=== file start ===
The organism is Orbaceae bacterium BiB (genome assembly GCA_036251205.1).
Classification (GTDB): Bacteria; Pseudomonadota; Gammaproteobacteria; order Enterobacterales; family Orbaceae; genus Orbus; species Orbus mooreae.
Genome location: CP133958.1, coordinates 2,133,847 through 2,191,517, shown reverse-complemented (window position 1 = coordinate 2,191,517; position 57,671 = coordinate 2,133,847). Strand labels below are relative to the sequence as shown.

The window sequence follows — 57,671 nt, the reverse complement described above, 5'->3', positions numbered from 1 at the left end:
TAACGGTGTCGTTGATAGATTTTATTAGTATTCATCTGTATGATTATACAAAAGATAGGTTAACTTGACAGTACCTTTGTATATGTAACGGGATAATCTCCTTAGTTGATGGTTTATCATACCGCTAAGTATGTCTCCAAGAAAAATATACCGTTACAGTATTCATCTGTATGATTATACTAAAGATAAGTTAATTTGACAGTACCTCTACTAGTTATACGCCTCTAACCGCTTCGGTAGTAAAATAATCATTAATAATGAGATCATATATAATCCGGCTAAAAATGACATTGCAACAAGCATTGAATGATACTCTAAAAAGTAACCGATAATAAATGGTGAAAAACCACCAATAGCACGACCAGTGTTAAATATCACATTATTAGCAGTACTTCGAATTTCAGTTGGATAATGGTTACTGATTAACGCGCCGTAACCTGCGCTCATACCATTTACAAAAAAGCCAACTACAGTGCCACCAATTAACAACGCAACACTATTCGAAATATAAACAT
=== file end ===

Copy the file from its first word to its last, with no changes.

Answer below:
The organism is Orbaceae bacterium BiB (genome assembly GCA_036251205.1).
Classification (GTDB): Bacteria; Pseudomonadota; Gammaproteobacteria; order Enterobacterales; family Orbaceae; genus Orbus; species Orbus mooreae.
Genome location: CP133958.1, coordinates 2,133,847 through 2,191,517, shown reverse-complemented (window position 1 = coordinate 2,191,517; position 57,671 = coordinate 2,133,847). Strand labels below are relative to the sequence as shown.

The window sequence follows — 57,671 nt, the reverse complement described above, 5'->3', positions numbered from 1 at the left end:
TAACGGTGTCGTTGATAGATTTTATTAGTATTCATCTGTATGATTATACAAAAGATAGGTTAACTTGACAGTACCTTTGTATATGTAACGGGATAATCTCCTTAGTTGATGGTTTATCATACCGCTAAGTATGTCTCCAAGAAAAATATACCGTTACAGTATTCATCTGTATGATTATACTAAAGATAAGTTAATTTGACAGTACCTCTACTAGTTATACGCCTCTAACCGCTTCGGTAGTAAAATAATCATTAATAATGAGATCATATATAATCCGGCTAAAAATGACATTGCAACAAGCATTGAATGATACTCTAAAAAGTAACCGATAATAAATGGTGAAAAACCACCAATAGCACGACCAGTGTTAAATATCACATTATTAGCAGTACTTCGAATTTCAGTTGGATAATGGTTACTGATTAACGCGCCGTAACCTGCGCTCATACCATTTACAAAAAAGCCAACTACAGTGCCACCAATTAACAACGCAACACTATTCGAAATATAAACAT